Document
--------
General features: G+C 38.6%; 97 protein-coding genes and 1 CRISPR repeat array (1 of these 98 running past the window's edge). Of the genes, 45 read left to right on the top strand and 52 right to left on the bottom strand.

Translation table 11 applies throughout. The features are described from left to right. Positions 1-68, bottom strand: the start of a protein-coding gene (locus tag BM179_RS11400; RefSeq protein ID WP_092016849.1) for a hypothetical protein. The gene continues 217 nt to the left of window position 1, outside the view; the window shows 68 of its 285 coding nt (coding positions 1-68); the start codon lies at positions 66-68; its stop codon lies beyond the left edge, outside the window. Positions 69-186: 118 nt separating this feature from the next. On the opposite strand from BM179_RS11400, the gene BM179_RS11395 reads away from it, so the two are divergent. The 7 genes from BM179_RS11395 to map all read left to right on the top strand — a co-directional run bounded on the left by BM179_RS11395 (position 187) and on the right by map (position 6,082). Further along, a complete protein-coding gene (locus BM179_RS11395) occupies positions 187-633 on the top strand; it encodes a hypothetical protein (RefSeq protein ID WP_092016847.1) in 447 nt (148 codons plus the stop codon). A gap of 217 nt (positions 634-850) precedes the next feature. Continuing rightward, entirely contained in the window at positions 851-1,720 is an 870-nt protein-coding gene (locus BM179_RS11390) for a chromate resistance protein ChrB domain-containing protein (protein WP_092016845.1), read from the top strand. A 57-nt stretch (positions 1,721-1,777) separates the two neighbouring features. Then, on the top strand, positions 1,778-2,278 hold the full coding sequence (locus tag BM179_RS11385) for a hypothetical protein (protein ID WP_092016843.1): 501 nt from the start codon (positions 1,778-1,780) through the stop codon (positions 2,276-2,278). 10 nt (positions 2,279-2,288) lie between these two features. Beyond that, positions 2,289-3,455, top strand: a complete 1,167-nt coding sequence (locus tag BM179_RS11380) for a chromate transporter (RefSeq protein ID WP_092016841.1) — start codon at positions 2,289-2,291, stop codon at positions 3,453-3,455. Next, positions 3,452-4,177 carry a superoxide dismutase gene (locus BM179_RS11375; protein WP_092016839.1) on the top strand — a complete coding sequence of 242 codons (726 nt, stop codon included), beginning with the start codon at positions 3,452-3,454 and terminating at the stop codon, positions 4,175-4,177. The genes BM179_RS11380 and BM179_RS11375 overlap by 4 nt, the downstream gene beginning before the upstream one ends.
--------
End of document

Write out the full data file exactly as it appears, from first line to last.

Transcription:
General features: G+C 38.6%; 97 protein-coding genes and 1 CRISPR repeat array (1 of these 98 running past the window's edge). Of the genes, 45 read left to right on the top strand and 52 right to left on the bottom strand.

Translation table 11 applies throughout. The features are described from left to right. Positions 1-68, bottom strand: the start of a protein-coding gene (locus tag BM179_RS11400; RefSeq protein ID WP_092016849.1) for a hypothetical protein. The gene continues 217 nt to the left of window position 1, outside the view; the window shows 68 of its 285 coding nt (coding positions 1-68); the start codon lies at positions 66-68; its stop codon lies beyond the left edge, outside the window. Positions 69-186: 118 nt separating this feature from the next. On the opposite strand from BM179_RS11400, the gene BM179_RS11395 reads away from it, so the two are divergent. The 7 genes from BM179_RS11395 to map all read left to right on the top strand — a co-directional run bounded on the left by BM179_RS11395 (position 187) and on the right by map (position 6,082). Further along, a complete protein-coding gene (locus BM179_RS11395) occupies positions 187-633 on the top strand; it encodes a hypothetical protein (RefSeq protein ID WP_092016847.1) in 447 nt (148 codons plus the stop codon). A gap of 217 nt (positions 634-850) precedes the next feature. Continuing rightward, entirely contained in the window at positions 851-1,720 is an 870-nt protein-coding gene (locus BM179_RS11390) for a chromate resistance protein ChrB domain-containing protein (protein WP_092016845.1), read from the top strand. A 57-nt stretch (positions 1,721-1,777) separates the two neighbouring features. Then, on the top strand, positions 1,778-2,278 hold the full coding sequence (locus tag BM179_RS11385) for a hypothetical protein (protein ID WP_092016843.1): 501 nt from the start codon (positions 1,778-1,780) through the stop codon (positions 2,276-2,278). 10 nt (positions 2,279-2,288) lie between these two features. Beyond that, positions 2,289-3,455, top strand: a complete 1,167-nt coding sequence (locus tag BM179_RS11380) for a chromate transporter (RefSeq protein ID WP_092016841.1) — start codon at positions 2,289-2,291, stop codon at positions 3,453-3,455. Next, positions 3,452-4,177 carry a superoxide dismutase gene (locus BM179_RS11375; protein WP_092016839.1) on the top strand — a complete coding sequence of 242 codons (726 nt, stop codon included), beginning with the start codon at positions 3,452-3,454 and terminating at the stop codon, positions 4,175-4,177. The genes BM179_RS11380 and BM179_RS11375 overlap by 4 nt, the downstream gene beginning before the upstream one ends.